June 26, 2022 | Doug Sauder
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“You shall not covet your neighbor’s house. You shall not covet your neighbor’s wife, or his male or female servant, his ox or donkey, or anything that belongs to your neighbor.”—Exodus 20:17 (NIV)
I wish, I wonder, I want _________. We’ve all been there—that place where jealousy, covetousness, or desiring things not our own arrests our hearts. And that’s the focus of this commandment: the condition of the heart. If you’ve been a Christian for any length of time, you know that God is altogether preoccupied with being our sole desire.
To emphasize His point, God repeats the words “shall not covet” twice, which is not surprising. Even non-Christians understand the dangers of being consumed by what others possess. Buddha himself warned, “He who envies others does not obtain peace of mind.”
The Greek translation for covet is ḥāmad, and its basic meaning is “desire.” It’s an interesting word due to its complexity. For example, in Genesis 2:9 (NKJV) it’s used to describe the trees (“pleasant to the sight”). But in the next chapter, it quickly shifts intention when Eve looks upon the tree as “desirable to make one wise” (Genesis 3:6 NKJV). This reoccurs throughout Scripture—desire seems to have a motive meter. What is notable; however, is when the desire is good, it’s of godly origin (Psalms 19:10, 68:16; Songs 2:3). So, desire for the divine is healthy.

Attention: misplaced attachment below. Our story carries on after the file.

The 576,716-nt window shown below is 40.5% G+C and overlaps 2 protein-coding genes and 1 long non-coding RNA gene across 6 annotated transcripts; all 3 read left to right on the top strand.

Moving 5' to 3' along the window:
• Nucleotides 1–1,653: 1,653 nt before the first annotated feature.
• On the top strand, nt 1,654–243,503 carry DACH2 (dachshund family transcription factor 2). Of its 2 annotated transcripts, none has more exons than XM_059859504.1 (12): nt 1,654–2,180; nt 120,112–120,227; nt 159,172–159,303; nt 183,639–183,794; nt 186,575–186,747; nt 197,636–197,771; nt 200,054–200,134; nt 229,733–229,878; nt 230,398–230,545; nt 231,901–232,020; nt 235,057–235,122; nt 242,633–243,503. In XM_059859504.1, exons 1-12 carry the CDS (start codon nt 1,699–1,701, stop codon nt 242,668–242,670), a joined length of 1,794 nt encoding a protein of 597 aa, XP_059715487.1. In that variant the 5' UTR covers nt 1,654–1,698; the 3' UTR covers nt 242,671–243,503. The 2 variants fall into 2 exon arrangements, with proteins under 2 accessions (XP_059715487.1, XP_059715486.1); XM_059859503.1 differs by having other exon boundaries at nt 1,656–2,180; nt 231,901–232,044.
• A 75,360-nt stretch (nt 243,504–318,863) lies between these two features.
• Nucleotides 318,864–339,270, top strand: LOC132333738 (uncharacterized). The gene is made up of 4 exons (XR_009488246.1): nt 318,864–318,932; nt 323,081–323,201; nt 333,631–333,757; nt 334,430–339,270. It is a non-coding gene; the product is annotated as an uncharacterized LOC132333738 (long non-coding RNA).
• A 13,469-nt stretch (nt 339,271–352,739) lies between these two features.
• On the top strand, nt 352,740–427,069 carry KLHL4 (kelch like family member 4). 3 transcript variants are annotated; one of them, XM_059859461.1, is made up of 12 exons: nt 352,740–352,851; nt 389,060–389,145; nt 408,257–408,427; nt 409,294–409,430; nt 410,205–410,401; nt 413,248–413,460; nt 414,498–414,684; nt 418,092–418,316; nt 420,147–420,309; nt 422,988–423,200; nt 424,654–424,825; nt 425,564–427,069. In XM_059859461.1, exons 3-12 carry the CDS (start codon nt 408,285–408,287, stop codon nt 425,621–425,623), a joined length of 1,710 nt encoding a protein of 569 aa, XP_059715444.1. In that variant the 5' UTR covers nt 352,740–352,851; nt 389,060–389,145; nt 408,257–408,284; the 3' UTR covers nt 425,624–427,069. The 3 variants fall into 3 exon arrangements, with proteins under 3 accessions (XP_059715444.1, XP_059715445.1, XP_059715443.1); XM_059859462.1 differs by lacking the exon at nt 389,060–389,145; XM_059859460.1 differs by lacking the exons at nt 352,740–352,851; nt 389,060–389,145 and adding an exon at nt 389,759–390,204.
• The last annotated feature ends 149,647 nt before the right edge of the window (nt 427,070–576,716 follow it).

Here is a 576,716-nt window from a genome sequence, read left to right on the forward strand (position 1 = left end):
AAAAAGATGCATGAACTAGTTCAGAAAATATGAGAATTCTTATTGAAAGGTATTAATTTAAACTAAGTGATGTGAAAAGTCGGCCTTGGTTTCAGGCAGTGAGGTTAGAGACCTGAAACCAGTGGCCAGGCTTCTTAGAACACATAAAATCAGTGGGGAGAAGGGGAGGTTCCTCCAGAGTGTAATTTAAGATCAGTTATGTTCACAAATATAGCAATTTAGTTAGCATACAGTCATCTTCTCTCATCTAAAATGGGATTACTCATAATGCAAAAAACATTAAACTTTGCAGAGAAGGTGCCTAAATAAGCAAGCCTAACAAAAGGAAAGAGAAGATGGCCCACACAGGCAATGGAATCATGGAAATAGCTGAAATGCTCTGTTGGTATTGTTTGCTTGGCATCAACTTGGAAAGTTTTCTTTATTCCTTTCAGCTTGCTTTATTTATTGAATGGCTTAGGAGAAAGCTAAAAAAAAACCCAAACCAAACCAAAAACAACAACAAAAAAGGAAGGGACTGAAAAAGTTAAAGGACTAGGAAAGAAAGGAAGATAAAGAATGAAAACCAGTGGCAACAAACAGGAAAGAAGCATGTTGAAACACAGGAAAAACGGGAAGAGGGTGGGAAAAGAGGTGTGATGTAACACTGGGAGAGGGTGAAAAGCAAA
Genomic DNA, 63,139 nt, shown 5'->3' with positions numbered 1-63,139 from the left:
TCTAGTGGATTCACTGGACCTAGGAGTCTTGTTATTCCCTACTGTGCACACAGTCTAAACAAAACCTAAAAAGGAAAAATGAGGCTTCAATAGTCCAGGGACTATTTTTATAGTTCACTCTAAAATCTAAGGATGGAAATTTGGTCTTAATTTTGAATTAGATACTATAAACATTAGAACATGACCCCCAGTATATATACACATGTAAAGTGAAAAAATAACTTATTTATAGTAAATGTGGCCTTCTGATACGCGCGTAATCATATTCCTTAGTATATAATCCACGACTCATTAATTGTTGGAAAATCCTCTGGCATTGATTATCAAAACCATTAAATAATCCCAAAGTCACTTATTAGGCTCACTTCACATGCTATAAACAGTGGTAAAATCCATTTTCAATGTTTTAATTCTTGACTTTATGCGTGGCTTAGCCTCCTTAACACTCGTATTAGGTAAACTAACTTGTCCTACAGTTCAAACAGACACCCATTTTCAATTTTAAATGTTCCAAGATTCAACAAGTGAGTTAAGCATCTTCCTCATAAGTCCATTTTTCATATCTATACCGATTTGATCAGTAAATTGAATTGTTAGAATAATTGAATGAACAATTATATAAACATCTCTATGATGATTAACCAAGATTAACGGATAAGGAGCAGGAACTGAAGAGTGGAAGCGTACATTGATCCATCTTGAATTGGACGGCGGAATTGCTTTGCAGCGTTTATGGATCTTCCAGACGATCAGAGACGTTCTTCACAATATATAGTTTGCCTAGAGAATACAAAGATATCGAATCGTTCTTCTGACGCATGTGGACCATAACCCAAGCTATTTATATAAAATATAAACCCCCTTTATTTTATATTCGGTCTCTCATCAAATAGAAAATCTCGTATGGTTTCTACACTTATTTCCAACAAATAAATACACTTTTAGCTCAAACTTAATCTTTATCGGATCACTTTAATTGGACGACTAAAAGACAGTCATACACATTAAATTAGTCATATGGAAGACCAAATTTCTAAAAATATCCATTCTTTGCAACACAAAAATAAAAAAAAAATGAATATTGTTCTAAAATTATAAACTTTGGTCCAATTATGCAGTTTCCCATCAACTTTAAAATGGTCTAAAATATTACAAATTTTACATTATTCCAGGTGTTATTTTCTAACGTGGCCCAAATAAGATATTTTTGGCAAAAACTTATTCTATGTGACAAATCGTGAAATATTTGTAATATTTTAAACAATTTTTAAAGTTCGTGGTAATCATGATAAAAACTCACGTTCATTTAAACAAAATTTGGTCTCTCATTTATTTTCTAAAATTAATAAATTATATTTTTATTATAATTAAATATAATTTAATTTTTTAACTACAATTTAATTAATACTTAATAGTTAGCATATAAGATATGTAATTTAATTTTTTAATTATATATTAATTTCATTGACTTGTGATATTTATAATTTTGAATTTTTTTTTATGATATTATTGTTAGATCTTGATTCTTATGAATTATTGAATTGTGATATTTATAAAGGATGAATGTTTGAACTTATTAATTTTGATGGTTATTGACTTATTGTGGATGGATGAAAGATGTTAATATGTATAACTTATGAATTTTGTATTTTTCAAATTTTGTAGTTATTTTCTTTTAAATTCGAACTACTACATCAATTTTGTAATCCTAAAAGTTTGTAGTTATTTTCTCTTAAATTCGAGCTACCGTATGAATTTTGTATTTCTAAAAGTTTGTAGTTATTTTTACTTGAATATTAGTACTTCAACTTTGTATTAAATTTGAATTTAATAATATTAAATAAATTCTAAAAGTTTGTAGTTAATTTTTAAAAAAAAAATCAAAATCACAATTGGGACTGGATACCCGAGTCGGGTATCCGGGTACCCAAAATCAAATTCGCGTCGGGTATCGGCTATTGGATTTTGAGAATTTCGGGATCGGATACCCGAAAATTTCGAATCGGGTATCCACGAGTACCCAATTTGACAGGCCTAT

Where desire goes awry is what God refers to in this last commandment. It’s the idea of being discontent with what we have. The Theological Wordbook of the Old Testament gives us a picture of what this looks like: it’s an “inordinate, ungoverned, selfish desire.” In other words, it’s all about us. Again, this is supported in Scripture in cases such as Achan’s sin (Joshua 7), adulterous feelings (Proverbs 6:25), and idolatry (Isaiah 44:9).
So, we have godly desire and selfish desire, and with this we can segue to discerning the difference. This is where the idea of intention comes into play. When our covetousness, our desires, work only in our favor or draw us away from placing our attention on God, His truth, His will, and His purpose, then we have a problem.
Paul touches on this in his letter to the Corinthian Church. He describes himself as having “godly jealousy.” Note: The word “jealousy” in the New Testament isn’t the same as covet, but the premise is similar. It’s likened to zeal. Paul felt a zealous burden for the Church. He felt responsible for them and worried they’d be drawn away from the true gospel of Jesus Christ. We should feel the same about the people we encounter—to not be jealous of them but for them. Thereby, making God’s desires our own.
I wish, I wonder, I want ________. For us all, I pray that blank represents how God’s desires arrest our hearts, and we shift our intentions heavenward to glorify God with what we’ve been given and not despair for what we lack. For truly, we are at perfect peace when our minds are stayed on Him (Isaiah 26:3).
Pause: Why is unhealthy desire a concern for God?
Practice: Do your best to curb any covetousness you feel (whether it’s for a thing, a talent, or a position) to reflect more on the godly jealousy Paul refers to.
Pray: Father God, help me to shift my desires from earthly things to more heavenly things. All my needs are met in You and the richness of Your grace. May Your grace always be sufficient for me. Amen.
Lisa Supp lives in Utah and has served within the CCFL Web and Prayer Ministry since 2011. She also volunteers as an editor on the CCFL Prayer Wall and is a writer on the Communications Team. Retired from teaching, Lisa and her husband Ron volunteer at their local Calvary Chapel and share a passion for Scripture, apologetics, and education.